finch917, February 7, 2015 (view all comments by finch917)
In language that reads like myth, Bell strikes an unrelenting chord as eerie and haunting as Poe or Cormac McCarthy and weaves a narrative (albeit a loose, non-linear one) as horrifying and disturbing as Stephen King. Under it all is a story of shattering grief, unbearable loss, and the enduring love of what erodes into an untenable and dysfunctional marriage. It is not an easy read, a traditional plot, nor a story that could possibly have a happy, resolved ending. It is allegory--heavy, stylized, rather genius allegory. If that's not your thing, this won't be your kind of read. If you can marvel at a book for the shear brilliance and incredible feat of the writing, you just might love this.
Llywelyn, August 27, 2014 (view all comments by Llywelyn)
This was a very confusing read for me. I love Indiespensibles, and in almost 40 books I have recieved this is the first one I just ended up flipping through the pages. I will freely admit that I am not into metaphor heavy works, but this was far beyond anything I could cope with. What was real, what was a fever dream? It is clearly a painful, heartfelt work, but it felt like a faery tale with a msytic reality story inside it that included the ravings of a fevered fisherman too in love with his own great black whale.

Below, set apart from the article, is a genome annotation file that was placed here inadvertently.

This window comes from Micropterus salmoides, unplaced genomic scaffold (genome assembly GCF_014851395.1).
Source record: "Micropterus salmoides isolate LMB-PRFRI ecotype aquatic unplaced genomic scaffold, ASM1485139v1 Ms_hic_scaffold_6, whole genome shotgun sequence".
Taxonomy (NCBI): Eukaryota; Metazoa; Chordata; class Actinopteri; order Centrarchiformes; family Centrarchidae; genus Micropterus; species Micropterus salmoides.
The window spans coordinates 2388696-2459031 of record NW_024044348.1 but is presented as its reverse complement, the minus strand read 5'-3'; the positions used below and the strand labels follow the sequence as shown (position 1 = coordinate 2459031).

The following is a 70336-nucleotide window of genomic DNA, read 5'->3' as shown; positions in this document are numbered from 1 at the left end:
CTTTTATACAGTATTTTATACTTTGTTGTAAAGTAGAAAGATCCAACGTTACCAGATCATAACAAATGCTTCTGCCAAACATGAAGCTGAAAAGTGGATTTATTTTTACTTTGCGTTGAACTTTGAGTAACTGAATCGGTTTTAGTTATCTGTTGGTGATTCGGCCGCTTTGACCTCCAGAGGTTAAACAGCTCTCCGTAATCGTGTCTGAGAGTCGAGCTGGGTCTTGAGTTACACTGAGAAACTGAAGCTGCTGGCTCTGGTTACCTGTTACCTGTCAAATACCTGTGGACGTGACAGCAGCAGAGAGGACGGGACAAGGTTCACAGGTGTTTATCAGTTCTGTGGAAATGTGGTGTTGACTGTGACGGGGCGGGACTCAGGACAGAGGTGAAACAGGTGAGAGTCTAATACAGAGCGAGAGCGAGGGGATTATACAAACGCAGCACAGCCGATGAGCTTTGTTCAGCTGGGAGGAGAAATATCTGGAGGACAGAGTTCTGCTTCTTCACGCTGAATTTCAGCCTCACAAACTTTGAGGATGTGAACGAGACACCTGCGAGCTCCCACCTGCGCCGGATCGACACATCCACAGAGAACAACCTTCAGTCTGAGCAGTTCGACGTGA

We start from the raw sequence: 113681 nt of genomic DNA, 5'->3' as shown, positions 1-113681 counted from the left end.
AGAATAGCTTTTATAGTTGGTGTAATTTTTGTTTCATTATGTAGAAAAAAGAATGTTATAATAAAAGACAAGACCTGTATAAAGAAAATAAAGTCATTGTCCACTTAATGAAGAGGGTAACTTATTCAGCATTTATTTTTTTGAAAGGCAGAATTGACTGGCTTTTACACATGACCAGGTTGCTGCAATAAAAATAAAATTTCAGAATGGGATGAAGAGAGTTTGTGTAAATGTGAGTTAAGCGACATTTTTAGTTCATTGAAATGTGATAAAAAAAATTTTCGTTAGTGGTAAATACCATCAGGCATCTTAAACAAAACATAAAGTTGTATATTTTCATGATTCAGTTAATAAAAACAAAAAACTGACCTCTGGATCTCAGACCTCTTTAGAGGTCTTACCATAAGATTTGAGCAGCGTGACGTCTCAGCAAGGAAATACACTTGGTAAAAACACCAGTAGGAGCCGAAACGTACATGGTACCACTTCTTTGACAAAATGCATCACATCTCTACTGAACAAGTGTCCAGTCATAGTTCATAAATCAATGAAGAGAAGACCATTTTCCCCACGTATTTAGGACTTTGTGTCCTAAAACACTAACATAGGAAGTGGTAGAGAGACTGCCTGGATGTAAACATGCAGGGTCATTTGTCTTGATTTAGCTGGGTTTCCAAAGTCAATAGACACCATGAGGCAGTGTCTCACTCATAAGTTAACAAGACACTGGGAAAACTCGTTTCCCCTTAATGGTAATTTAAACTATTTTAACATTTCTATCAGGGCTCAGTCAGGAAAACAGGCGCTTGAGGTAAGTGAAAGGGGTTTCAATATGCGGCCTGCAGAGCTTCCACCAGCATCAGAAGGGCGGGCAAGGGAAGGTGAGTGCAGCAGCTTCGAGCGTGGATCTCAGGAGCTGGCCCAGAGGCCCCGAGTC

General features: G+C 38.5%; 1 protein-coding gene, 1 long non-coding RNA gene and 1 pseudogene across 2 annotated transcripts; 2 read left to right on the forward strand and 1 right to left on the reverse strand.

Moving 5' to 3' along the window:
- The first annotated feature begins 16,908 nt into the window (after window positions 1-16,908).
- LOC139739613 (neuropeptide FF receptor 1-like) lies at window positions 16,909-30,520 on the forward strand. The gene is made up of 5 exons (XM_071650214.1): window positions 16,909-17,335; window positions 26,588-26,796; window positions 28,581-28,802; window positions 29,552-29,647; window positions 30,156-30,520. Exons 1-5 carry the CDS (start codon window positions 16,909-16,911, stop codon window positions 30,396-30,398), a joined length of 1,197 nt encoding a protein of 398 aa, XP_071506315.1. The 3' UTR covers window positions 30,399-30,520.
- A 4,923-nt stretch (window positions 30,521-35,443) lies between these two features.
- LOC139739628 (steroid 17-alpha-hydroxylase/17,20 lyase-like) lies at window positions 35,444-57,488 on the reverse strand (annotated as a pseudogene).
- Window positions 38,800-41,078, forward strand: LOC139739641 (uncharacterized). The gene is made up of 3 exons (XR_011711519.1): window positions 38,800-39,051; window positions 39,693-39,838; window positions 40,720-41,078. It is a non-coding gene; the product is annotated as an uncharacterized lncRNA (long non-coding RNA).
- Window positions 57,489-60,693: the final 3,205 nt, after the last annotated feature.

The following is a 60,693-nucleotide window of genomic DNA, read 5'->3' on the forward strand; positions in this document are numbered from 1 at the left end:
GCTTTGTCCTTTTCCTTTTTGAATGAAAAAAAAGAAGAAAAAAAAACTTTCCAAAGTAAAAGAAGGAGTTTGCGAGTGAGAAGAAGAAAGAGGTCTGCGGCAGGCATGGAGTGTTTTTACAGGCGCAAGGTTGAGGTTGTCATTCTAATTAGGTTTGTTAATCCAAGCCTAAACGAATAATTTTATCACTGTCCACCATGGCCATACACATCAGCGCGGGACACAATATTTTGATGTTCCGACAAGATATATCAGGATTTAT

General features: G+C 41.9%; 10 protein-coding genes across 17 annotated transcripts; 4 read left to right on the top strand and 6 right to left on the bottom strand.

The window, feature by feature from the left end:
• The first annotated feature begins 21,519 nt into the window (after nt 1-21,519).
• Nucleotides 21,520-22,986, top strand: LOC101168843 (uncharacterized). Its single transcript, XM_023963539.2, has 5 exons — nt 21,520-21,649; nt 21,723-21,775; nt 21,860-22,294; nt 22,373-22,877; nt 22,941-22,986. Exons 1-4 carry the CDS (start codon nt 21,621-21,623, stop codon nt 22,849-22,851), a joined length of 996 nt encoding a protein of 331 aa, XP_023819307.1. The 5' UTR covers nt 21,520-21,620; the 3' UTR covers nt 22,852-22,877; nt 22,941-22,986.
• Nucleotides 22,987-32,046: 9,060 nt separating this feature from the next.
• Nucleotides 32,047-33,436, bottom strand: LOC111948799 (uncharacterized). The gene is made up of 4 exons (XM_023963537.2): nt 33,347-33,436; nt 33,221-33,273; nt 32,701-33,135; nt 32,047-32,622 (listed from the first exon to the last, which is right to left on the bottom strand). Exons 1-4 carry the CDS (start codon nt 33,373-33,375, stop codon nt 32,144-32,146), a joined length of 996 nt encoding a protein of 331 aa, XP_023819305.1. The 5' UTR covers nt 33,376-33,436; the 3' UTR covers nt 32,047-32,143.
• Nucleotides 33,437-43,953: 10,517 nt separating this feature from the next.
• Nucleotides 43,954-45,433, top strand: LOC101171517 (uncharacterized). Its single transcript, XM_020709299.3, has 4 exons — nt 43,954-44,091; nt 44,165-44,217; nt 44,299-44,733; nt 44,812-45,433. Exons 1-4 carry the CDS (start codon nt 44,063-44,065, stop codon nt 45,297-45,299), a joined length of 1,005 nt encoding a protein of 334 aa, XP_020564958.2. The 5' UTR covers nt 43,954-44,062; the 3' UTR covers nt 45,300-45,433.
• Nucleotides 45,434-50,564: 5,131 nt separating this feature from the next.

Avoid this book if you want a sense of closure, or a resolved narrative.
Was this comment helpful? | Yes | No (1 of 1 readers found this comment helpful)
Shane Minden, November 7, 2013 (view all comments by Shane Minden)
So In The House upon the Dirt between the Lake and the Woods is a phenomenon for me. I can't recommend it, but there are also things about it that I want to recommend. I guess it was a fairy tale, right? There was a lot of metaphor. The story itself felt like it was not too meaty or maybe not very substantial, so the details and the descent in to yuck had to be great. And that part was really great. Matt Bell is amazing - truly - with a well turned descriptive sentence/phrase/whatever. He can do gross. He can do psycho. He really gets uncomfortable. And really, I think he could write anything well. But I have to say, most of this book left me thinking "what is going on here"? At some point I sincerely felt like the madness took over and left the plot in the dirt... between the lake and the woods. With a bear, which was a metaphor for something maybe... I'm not smart enough to figure it out. This was an Indispensable selection - so it was like a "book club" experience for me. I'm not sad I took the time to read this book, but I'm not picking it up again and I might loan it out and not be too upset if it doesn't come back. I have high hopes for the next effort. More story, less gory